“I am delighted to be working with Monica Coenraads and RSRT’s translational effort. At this critical point in Rett Syndrome research, the Trust is uniquely positioned to promote research towards multiple pathways for drug discovery and development and to identify new avenues for therapeutic intervention in this complex field. RSRT’s high standards and ability to engage extraordinary scientists and thinkers, combined with Monica’s ten-year track record of progress in this field, should inspire the confidence and hope of Rett families everywhere.” - Dr. Unterbeck

“Chancellor Bishop is a thoughtful man who cares deeply about science and its translation. His decision and that of Drs. Lipinski and Unterbeck, to join our board, is an incredible vote of confidence with regards to RSRT’s efforts. The intellectual capital behind the Trust coupled with our ability to drive meaningful collaborations between academia and industry will be key to the successful development of interventions. We are honored and grateful to Chancellor Bishop, Dr. Lipinski, Dr. Unterbeck and to all of our scientific advisors for their commitment to our cause.” - Monica Coenraads, Executive Director of RSRT

About Rett Syndrome

Rett Syndrome is a genetic neurological disorder that almost exclusively affects girls. It strikes randomly, typically at the age of 12 to 18 months, and is caused by random mutations of the MECP2 gene on the X chromosome. Rett Syndrome is devastating as it deprives young girls of speech, hand use, normal movement often including the ability to walk. As the girls enter childhood the disorder brings anxiety, seizures, tremors, breathing difficulties, severe gastrointestinal issues. While their bodies suffer, it is believed that their cognitive abilities remain largely intact. Although most children survive to adulthood, they require total round-the-clock care.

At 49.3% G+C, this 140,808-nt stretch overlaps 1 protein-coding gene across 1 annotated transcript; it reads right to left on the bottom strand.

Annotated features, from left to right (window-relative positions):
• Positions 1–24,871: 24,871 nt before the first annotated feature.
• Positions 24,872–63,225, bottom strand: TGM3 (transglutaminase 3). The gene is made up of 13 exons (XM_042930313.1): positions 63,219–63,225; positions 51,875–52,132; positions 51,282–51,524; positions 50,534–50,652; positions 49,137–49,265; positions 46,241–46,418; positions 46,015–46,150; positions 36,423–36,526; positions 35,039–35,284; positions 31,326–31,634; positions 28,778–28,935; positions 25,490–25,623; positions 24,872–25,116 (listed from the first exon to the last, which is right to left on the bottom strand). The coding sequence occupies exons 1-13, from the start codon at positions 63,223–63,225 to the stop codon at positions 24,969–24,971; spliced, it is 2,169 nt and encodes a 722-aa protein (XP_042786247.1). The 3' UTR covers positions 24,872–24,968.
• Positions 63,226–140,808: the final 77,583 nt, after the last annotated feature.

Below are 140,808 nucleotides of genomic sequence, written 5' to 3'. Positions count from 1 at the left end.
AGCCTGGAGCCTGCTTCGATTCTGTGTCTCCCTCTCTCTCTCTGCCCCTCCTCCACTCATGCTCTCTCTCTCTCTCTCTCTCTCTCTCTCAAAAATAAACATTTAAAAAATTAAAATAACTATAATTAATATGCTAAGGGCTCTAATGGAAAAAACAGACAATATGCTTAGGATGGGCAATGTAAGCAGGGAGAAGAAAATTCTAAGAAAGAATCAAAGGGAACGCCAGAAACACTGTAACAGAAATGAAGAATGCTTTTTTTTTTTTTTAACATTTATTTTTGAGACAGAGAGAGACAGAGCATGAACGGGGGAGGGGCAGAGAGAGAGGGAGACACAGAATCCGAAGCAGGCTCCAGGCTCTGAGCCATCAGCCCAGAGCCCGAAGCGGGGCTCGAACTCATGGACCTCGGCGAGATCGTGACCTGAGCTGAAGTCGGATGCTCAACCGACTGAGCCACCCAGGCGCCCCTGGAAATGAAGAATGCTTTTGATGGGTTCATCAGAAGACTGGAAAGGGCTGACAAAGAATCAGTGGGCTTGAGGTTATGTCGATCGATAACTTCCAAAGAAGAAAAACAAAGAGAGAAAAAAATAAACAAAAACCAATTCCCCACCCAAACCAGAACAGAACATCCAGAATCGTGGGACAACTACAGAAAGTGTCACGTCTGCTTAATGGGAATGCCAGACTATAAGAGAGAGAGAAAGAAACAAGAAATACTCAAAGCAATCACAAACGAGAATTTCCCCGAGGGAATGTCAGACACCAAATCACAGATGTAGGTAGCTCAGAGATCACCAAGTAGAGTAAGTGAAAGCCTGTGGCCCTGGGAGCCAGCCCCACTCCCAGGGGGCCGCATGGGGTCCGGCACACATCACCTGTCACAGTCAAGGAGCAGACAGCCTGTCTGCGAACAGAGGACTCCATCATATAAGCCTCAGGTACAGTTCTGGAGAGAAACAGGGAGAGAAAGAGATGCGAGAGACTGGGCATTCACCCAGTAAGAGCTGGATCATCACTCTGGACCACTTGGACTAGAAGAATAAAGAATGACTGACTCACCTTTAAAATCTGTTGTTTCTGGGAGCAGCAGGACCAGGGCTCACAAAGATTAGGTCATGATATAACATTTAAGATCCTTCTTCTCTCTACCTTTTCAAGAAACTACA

About the Rett Syndrome Research Trust

The Rett Syndrome Research Trust (RSRT) is a non-profit organization with a highly personal and urgent mission: a cure for Rett Syndrome and related MECP2 disorders. In search of a cure and effective treatment options, RSRT operates at the nexus of global scientific activity. We enable advances in knowledge and drive innovative research through constant engagement with academic scientists, clinicians, industry, investors and affected families. These relationships catalyze the development and execution of a research agenda that neither academia nor industry could achieve

alone. RSRT refutes the conventional practice of labs working in isolation, instead seeking out, promoting and funding collaborations and consortia in which scientists work across multiple disciplines. Since 2008, RSRT has awarded $34 million to research projects. To learn more about the Trust, please visit